History offers very few sharp beginnings and endings, preferring, it would seem, a series of continuums. Yet it does offer sharp contrasts. Take, for example, the business of immigration. We have two articles about the so-called melting pot in this issue, one on the Scotch-Irish (who “melted” so completely that many educated people are hard put to say exactly who they were) and one on the Negro as a migrant to the cities (where he has practically not melted at all, with results in your daily paper). And thoughts about these matters inspire us to run the two pictures here. Above, around 1910, is the ferry from Ellis Island, disgorging new Americans at the height of the rush of new peoples to our shores. Now look below: here is an Ellis Island ferry, if perhaps not the same one, abandoned and sunk at her moorings at an Ellis Island that has gone out of business.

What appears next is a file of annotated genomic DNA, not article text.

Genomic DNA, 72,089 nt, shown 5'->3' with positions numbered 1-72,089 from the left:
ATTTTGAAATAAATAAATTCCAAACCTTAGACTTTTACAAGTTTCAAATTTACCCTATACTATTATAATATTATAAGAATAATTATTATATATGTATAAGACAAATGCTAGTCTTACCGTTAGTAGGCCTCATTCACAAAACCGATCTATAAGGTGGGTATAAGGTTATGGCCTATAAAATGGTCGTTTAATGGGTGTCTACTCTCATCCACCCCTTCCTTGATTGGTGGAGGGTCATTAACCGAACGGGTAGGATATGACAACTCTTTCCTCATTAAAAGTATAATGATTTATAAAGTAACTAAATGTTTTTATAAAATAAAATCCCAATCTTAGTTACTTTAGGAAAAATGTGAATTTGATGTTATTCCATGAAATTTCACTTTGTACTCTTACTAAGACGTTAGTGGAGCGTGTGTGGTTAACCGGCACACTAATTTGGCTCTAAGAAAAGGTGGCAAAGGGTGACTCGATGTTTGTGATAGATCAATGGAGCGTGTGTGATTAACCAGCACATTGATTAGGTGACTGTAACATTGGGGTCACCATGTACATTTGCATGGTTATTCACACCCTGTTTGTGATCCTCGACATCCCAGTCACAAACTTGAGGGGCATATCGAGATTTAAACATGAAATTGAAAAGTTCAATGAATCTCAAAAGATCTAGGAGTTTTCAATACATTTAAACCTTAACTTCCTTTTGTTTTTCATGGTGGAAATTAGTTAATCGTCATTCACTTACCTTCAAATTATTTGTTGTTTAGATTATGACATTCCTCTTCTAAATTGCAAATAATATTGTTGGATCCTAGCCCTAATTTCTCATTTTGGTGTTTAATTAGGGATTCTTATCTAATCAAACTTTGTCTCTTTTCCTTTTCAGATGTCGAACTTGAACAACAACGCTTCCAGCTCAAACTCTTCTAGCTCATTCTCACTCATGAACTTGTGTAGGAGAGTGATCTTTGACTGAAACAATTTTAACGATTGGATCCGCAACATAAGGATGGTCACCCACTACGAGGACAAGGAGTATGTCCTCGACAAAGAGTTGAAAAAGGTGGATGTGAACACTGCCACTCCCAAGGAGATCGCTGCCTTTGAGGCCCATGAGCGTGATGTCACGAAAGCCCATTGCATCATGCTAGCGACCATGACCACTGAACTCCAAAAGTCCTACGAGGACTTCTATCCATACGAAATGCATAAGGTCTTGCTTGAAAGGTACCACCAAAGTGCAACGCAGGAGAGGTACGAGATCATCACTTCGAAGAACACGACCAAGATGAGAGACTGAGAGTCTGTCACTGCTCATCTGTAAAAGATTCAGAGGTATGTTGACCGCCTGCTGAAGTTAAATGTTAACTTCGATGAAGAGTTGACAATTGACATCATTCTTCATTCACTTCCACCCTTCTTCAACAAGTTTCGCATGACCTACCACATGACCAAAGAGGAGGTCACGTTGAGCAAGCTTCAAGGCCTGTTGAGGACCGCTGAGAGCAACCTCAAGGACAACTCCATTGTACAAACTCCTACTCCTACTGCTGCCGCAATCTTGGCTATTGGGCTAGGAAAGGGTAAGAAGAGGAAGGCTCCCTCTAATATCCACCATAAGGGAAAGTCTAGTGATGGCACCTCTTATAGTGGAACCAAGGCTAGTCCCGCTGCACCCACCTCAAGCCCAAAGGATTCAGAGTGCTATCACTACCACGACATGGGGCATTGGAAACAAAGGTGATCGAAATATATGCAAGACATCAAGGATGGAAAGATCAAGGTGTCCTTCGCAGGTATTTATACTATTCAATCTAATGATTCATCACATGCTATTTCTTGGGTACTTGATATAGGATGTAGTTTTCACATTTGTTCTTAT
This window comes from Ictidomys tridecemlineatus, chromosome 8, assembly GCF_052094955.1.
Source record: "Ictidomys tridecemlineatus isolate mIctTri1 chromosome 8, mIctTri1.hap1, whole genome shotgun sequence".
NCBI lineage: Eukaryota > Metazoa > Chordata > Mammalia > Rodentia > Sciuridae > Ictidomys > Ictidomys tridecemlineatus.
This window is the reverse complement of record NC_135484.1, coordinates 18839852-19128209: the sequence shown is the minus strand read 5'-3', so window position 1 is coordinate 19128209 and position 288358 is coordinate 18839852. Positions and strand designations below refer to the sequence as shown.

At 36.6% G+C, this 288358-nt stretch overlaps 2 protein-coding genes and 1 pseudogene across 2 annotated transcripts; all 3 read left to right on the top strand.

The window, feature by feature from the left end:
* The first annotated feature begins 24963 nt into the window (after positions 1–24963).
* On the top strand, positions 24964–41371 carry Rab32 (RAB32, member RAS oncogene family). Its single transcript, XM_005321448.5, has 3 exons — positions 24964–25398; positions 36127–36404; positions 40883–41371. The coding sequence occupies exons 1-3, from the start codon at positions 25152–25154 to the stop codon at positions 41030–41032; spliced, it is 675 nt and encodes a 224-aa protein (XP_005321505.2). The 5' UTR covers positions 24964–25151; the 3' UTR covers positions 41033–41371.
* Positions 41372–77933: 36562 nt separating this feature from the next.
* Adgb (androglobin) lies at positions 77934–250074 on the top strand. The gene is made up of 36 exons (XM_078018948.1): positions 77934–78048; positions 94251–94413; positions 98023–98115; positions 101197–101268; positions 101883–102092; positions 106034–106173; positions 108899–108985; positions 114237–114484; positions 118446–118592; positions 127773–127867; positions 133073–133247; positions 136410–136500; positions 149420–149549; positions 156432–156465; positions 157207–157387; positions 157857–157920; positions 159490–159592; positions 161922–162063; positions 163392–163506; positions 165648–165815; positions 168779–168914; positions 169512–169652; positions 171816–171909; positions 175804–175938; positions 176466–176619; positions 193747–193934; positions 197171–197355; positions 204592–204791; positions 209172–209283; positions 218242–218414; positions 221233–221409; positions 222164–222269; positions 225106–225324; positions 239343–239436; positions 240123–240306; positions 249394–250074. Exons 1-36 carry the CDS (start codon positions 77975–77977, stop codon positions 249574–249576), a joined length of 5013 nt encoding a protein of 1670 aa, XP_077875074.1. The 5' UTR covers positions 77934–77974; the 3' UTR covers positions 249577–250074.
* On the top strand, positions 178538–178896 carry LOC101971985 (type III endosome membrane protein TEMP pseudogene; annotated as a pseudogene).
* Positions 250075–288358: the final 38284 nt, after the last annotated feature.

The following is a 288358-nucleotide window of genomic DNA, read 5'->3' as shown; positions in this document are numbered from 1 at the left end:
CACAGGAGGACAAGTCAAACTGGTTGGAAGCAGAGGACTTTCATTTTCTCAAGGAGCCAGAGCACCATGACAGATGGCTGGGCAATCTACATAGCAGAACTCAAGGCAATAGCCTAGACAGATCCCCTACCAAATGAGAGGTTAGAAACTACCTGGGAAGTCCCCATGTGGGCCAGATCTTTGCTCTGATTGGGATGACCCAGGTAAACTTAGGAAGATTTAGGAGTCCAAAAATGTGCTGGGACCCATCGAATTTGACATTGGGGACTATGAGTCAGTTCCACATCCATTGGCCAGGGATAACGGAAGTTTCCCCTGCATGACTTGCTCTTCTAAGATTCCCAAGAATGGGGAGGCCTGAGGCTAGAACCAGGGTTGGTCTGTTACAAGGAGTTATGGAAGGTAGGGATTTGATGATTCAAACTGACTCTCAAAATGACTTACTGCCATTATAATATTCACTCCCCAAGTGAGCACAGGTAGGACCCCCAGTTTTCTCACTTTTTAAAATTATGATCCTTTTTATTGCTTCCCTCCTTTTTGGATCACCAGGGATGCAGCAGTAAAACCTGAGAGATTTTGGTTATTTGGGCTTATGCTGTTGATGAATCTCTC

Almost out of business, that is, for the abandoned immigrant receiving station was occupied recently by a group of protesting black squatters. And that takes us back in history far before Ellis Island, to the slaves brought to America at almost the beginning of the English settlement. It was they who first ensured, long before the battles over later immigrants, that America would be a place for the meeting of peoples, not just an English country. But wait—the English themselves, variously Celts, Angles, Saxons, Jutes, Normans, Danes, and a long et cetera—are a mixture, too. We refer you back to our first sentence and to our articles in this issue.